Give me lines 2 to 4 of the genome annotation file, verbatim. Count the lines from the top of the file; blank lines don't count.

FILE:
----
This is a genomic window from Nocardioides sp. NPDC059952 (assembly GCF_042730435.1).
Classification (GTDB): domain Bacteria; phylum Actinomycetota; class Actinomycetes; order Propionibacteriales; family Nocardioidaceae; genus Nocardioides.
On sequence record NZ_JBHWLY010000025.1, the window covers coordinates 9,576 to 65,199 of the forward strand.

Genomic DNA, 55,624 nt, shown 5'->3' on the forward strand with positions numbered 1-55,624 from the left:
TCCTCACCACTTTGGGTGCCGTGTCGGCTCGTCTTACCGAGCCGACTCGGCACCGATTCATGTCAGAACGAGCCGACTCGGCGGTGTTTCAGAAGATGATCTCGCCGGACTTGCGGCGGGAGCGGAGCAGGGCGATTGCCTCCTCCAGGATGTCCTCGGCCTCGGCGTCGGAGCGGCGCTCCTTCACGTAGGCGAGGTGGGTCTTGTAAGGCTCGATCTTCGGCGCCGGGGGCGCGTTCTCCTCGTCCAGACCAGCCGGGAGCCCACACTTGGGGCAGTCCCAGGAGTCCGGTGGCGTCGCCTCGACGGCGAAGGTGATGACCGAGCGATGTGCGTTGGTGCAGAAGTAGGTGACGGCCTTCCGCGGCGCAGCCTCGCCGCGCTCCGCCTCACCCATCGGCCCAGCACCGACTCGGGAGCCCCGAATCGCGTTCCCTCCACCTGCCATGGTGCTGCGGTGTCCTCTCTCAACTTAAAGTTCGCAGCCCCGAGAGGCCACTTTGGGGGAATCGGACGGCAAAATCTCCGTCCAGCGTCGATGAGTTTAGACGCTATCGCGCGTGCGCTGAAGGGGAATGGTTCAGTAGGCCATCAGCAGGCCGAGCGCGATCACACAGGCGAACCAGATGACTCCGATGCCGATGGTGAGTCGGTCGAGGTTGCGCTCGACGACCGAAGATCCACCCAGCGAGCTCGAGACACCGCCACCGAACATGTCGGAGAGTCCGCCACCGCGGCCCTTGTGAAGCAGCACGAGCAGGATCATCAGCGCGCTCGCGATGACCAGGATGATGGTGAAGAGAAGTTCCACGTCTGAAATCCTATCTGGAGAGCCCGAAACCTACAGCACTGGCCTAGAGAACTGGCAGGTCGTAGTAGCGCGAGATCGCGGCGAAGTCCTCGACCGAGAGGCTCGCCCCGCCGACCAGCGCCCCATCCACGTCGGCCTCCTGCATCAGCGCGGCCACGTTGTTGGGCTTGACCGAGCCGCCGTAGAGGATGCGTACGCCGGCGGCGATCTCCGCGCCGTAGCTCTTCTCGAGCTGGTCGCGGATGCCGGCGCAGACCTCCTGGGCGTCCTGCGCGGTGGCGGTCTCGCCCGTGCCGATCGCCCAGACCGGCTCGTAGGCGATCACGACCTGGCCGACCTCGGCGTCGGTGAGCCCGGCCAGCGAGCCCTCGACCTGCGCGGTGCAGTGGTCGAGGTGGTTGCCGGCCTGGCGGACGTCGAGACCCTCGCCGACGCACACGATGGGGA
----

Classification (GTDB): domain Bacteria; phylum Actinomycetota; class Actinomycetes; order Propionibacteriales; family Nocardioidaceae; genus Nocardioides.
On sequence record NZ_JBHWLY010000025.1, the window covers coordinates 9,576 to 65,199 of the forward strand.

Genomic DNA, 55,624 nt, shown 5'->3' on the forward strand with positions numbered 1-55,624 from the left: